December 31, 2011
No breaks for Woodard
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CHERRY HILL, N.J. - The term 'off-season' isn't in the vocabulary of Voorhees (N.J.) Eastern Regional cornerback Eli Woodard. The 6-foot-1, 185-pound junior is already hitting the gym hard to prepare, not only for his senior season, but for the next level. Woodard has been working out at Power Train Sports Institute in South Jersey. BuckeyeGrove.com was on hand on Wednesday afternoon to watch Woodard's workout session.
"I feel like it's real serious at these workouts," said Woodard. "Just like the workouts with my legs, in the past I've just really focused on running and conditioning but I didn't really take into account the stuff they have taught me here."
"There's a lot of order too," he continued. "I used to just lift and I didn't really chart stuff but here, they chart everything. It's kind of like (the training) in college."
Power Train's Cherry Hill location trained more than 50 current NFL players during the off-season. Seeing all of the NFL players that have come through the facility and knowing that Woodard is doing a similar workout routine, has been a big motivating tool for the lockdown defender.
"Just looking at the pictures (of the NFL players) motivates me," he said. "If they made it doing this stuff, it's like I can make it to their level or the best level that I can be at."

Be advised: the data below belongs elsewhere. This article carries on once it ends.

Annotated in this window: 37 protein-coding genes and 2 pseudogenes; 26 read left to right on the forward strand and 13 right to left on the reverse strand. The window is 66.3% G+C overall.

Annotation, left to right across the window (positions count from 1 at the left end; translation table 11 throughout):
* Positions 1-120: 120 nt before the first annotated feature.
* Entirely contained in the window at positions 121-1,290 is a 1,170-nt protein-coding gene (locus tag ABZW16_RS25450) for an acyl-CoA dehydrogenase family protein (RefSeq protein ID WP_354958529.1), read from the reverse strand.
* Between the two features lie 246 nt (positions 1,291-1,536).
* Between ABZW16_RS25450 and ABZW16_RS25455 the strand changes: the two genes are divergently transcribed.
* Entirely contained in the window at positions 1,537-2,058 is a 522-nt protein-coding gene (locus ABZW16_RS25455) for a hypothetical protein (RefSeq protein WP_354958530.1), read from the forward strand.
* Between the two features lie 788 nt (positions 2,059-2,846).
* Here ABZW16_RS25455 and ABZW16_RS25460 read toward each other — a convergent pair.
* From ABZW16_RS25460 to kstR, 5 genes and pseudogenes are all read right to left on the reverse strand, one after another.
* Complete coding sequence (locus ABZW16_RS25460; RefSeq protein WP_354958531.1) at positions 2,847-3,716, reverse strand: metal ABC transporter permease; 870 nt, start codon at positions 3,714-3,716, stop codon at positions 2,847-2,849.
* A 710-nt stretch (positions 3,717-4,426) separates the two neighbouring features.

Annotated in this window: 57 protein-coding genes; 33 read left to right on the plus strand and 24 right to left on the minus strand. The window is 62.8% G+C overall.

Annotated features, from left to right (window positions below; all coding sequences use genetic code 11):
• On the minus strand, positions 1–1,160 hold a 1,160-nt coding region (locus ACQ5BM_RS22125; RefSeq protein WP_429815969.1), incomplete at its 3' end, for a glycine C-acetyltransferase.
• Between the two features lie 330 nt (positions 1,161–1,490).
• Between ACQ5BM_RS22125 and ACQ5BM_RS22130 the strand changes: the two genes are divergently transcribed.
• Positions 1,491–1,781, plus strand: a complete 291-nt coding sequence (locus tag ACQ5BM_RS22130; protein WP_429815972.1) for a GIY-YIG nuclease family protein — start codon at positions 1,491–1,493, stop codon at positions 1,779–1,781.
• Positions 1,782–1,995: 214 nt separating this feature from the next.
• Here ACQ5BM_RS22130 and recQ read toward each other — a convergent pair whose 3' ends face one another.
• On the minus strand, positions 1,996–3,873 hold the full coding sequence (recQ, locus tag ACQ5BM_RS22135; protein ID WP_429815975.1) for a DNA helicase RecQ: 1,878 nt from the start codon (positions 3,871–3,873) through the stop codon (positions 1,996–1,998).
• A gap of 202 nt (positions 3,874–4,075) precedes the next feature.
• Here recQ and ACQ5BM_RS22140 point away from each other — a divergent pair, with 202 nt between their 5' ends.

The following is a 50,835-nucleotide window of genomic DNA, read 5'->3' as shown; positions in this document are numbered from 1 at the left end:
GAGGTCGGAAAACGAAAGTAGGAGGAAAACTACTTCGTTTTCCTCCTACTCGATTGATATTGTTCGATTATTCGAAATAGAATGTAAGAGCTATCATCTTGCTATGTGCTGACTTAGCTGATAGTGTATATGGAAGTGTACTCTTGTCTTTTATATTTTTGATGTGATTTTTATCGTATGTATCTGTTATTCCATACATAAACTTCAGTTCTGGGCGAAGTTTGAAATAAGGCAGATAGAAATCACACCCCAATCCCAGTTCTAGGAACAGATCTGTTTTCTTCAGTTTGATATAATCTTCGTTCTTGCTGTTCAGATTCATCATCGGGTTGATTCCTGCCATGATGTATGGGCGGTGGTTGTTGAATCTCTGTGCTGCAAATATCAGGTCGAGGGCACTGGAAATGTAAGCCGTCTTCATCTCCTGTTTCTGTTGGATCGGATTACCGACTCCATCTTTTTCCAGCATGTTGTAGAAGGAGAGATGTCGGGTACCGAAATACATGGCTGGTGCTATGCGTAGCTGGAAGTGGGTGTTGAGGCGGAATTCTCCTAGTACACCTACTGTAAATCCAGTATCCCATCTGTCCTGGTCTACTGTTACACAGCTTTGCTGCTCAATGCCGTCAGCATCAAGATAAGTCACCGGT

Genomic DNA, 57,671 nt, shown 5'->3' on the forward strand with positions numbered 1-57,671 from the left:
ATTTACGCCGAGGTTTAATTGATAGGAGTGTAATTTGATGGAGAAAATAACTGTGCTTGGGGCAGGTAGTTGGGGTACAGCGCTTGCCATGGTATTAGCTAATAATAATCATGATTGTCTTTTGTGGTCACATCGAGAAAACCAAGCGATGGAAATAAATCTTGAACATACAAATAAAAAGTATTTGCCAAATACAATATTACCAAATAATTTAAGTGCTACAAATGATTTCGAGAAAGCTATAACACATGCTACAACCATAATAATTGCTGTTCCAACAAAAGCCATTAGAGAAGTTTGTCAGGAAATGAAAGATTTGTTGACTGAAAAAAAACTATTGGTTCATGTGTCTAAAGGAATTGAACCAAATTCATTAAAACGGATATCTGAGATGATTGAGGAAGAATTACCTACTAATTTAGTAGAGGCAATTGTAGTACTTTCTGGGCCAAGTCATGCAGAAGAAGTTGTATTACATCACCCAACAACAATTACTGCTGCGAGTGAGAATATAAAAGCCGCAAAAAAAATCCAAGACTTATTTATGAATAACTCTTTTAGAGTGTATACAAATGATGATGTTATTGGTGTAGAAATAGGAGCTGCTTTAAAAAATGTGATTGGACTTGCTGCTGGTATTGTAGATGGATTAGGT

Wednesday's workout focused on the lower body, something that Woodard admits he sort of neglected in the past. The added strength and explosiveness Woodard is gaining should reap huge benefits on the football field next fall.
"I'm just trying to make an overall improvement," he explained. "I'm working on my strength and I think that will improve my speed as well. I'm pretty fast already but I never really trained my legs at all, and they are really training my legs real hard. I feel like next year I'll really be able to blow up some people. I did a little bit this year but next year I feel like I'll be able to deliver some really big hits."
Power Train has put Woodard on a custom workout plan that is designed to be 12 months long. The plan is carefully designed to be not only sport specific but position specific as well. Wednesday's exercises clearly put Woodard's legs to the test.
"They're all painful," he laughed. "Probably the band walk (is the hardest part of the routine). The one where you put the bands around your ankles and have to walk side-to-side, that one hurts."
On the recruiting front, nothing has changed in Woodard's mind since the season ended. Ohio State still sits at the top of his list along with Notre Dame and Rutgers. One thing that has helped the Buckeyes greatly, however, is retaining cornerbacks coach Taver Johnson. Johnson and Woodard have built a strong relationship over the years from Woodard camping with the Buckeyes during the summers.
"That was real big," Woodard said. "That's probably the biggest reason that I still like Ohio State, because he's still there. I don't know what I would be thinking about right now if they had another coach at DB's."
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